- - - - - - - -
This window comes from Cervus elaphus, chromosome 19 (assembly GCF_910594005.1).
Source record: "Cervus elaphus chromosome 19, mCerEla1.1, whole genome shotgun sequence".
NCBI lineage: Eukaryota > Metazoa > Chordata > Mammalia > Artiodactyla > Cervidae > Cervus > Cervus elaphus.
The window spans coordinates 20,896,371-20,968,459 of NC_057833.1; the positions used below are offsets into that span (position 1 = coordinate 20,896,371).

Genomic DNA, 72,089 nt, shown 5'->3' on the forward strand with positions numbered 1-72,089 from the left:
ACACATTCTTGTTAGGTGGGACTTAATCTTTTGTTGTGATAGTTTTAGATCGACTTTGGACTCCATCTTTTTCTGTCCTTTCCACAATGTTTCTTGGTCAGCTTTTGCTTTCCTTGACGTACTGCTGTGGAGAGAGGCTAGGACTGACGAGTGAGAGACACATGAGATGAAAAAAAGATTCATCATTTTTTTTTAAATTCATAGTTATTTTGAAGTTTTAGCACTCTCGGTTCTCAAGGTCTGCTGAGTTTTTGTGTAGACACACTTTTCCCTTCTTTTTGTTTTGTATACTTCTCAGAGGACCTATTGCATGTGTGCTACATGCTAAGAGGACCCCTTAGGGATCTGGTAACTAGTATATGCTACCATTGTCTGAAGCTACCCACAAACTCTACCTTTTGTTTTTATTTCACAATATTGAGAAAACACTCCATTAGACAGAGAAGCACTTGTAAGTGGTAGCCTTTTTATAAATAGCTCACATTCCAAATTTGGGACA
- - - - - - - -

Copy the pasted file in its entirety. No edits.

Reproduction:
This window comes from Cervus elaphus, chromosome 19 (assembly GCF_910594005.1).
Source record: "Cervus elaphus chromosome 19, mCerEla1.1, whole genome shotgun sequence".
NCBI lineage: Eukaryota > Metazoa > Chordata > Mammalia > Artiodactyla > Cervidae > Cervus > Cervus elaphus.
The window spans coordinates 20,896,371-20,968,459 of NC_057833.1; the positions used below are offsets into that span (position 1 = coordinate 20,896,371).

Genomic DNA, 72,089 nt, shown 5'->3' on the forward strand with positions numbered 1-72,089 from the left:
ACACATTCTTGTTAGGTGGGACTTAATCTTTTGTTGTGATAGTTTTAGATCGACTTTGGACTCCATCTTTTTCTGTCCTTTCCACAATGTTTCTTGGTCAGCTTTTGCTTTCCTTGACGTACTGCTGTGGAGAGAGGCTAGGACTGACGAGTGAGAGACACATGAGATGAAAAAAAGATTCATCATTTTTTTTTAAATTCATAGTTATTTTGAAGTTTTAGCACTCTCGGTTCTCAAGGTCTGCTGAGTTTTTGTGTAGACACACTTTTCCCTTCTTTTTGTTTTGTATACTTCTCAGAGGACCTATTGCATGTGTGCTACATGCTAAGAGGACCCCTTAGGGATCTGGTAACTAGTATATGCTACCATTGTCTGAAGCTACCCACAAACTCTACCTTTTGTTTTTATTTCACAATATTGAGAAAACACTCCATTAGACAGAGAAGCACTTGTAAGTGGTAGCCTTTTTATAAATAGCTCACATTCCAAATTTGGGACA